Cheap wine: the go-to alcohol for sophistication on a budget. Whether it’s the lovely brew that comes in a box or the discounted bottle at the grocery store, sometimes wine is a necessity even when we can’t afford it. But even the desperation of our cravings cannot make cheap wine taste good, no matter how many different methods we try to make it more appealing. Can wine actually be enjoyed if it is not pricey or are we doomed to a fate of excess drinking, in hopes that maybe intoxication will make it more bearable?

A new study in the Journal of Marketing Research suggests that the actual taste of inexpensive wine is not the problem, but the label cheap. Thanks to the classic placebo effect, we have a tendency to enjoy wine (as well as other products) more when we think they’re expensive. This conditioned response to enjoy expensive foods and drinks over their more affordable counterparts is so strong that it can actually alter the chemistry of our brain.

“Studies have shown that people enjoy identical products such as wine or chocolate more if they have a higher price tag,” said author Hilke Plassmann of INSEAD, in a recent press release. “However, almost no research has examined the neutral and psychological processes required for such marketing placebo effects to occur.”

Plassmann and her colleague Bernd Weber of the University of Bonn conducted two separate studies, one involving wine and another involving milkshakes. In the wine study, participants were told that they would sample five different wines with five different price tags ($90, $45, $35, $10, $5) while researchers scanned their brain activity using an MRI. Participants were actually only given three different types of wine with two different price tags.

Within the milkshake study, researchers toyed around with other types of labels not associated with price, but often affecting perceptions of taste. Participants in one group were given milkshakes either said to be organic or regular, while participants in another group were given milkshakes said to be regular or light. “Light” was specifically used because of its frequent association with lack of taste, while “organic” was used because of the frequent positive response it generates.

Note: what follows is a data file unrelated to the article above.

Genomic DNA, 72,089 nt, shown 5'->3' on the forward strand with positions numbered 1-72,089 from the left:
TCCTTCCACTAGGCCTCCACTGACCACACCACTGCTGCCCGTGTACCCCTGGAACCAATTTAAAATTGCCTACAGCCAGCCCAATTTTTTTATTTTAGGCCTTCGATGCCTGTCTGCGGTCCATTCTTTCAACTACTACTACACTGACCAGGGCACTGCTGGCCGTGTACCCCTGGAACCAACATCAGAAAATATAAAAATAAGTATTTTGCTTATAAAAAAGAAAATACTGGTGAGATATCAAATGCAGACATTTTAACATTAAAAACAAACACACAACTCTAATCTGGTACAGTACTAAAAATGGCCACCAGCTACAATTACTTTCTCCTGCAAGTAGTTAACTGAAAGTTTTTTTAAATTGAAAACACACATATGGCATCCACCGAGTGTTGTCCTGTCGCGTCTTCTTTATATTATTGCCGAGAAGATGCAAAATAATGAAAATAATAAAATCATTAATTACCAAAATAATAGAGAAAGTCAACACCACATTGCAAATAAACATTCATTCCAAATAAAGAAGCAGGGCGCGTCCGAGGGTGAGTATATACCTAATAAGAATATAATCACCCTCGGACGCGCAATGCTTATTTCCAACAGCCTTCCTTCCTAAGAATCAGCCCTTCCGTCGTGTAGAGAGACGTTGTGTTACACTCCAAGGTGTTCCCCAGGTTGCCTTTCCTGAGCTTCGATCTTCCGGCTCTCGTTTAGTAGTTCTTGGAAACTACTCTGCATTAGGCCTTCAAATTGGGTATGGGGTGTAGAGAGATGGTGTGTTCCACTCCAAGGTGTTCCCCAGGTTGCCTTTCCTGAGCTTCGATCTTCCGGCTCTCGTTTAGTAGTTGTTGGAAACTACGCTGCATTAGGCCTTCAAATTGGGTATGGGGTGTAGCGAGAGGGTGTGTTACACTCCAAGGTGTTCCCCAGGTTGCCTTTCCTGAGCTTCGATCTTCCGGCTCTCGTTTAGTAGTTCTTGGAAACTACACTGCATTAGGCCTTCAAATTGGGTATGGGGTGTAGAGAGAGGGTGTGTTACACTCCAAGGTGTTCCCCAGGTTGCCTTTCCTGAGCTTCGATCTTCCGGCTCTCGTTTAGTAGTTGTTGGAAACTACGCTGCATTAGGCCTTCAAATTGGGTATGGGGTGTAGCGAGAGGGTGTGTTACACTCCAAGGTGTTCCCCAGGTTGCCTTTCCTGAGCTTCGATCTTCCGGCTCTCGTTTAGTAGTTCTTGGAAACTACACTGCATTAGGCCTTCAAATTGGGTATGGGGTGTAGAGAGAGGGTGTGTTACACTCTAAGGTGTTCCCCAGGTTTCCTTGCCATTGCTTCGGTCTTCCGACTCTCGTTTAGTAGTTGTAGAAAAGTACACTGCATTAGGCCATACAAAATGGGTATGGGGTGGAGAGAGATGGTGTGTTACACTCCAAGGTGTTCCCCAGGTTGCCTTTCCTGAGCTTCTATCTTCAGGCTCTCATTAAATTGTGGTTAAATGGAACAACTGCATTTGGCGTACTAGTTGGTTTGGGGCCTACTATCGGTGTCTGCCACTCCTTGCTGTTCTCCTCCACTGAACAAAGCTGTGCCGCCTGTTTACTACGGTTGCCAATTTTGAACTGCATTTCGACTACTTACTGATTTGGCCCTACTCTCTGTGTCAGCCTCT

Researchers found that “price and taste prejudices” played a significant role in participants’ experience, both in how they rated taste, and in brain activity. The MRI specifically honed in on areas of the brain known as the site of personality differences in people. Plassmann and Weber discovered that certain personality traits were more susceptible to prejudices affecting tasting experiences; those who tend to seek rewards in life, as well as those who had little self-awareness were especially affected by the expensive/cheap binary.

“Understanding the underlying mechanisms of placebo effect provides marketers with powerful tools. Marketing actions can change the very biological processes underlying a purchasing decision, making the effect very powerful indeed,” noted the authors.

While this study is an advertiser's dream, let’s hope those in charge of marketing use their powers for good; I’m not looking to pay $90 for a $10 Pinot. On the contrary, insight into how placebos can change brain chemistry may prove positive for consumers after all. With some crafty marketing, companies may be able to make even the most unappealing health foods more palatable.

Source: Plassmann H, Weber B, et al. Individual Differences in Marketing Placebo Effects: Evidence from Brain Imaging and Behavioral Experiments. Journal of Marketing Research. 2015.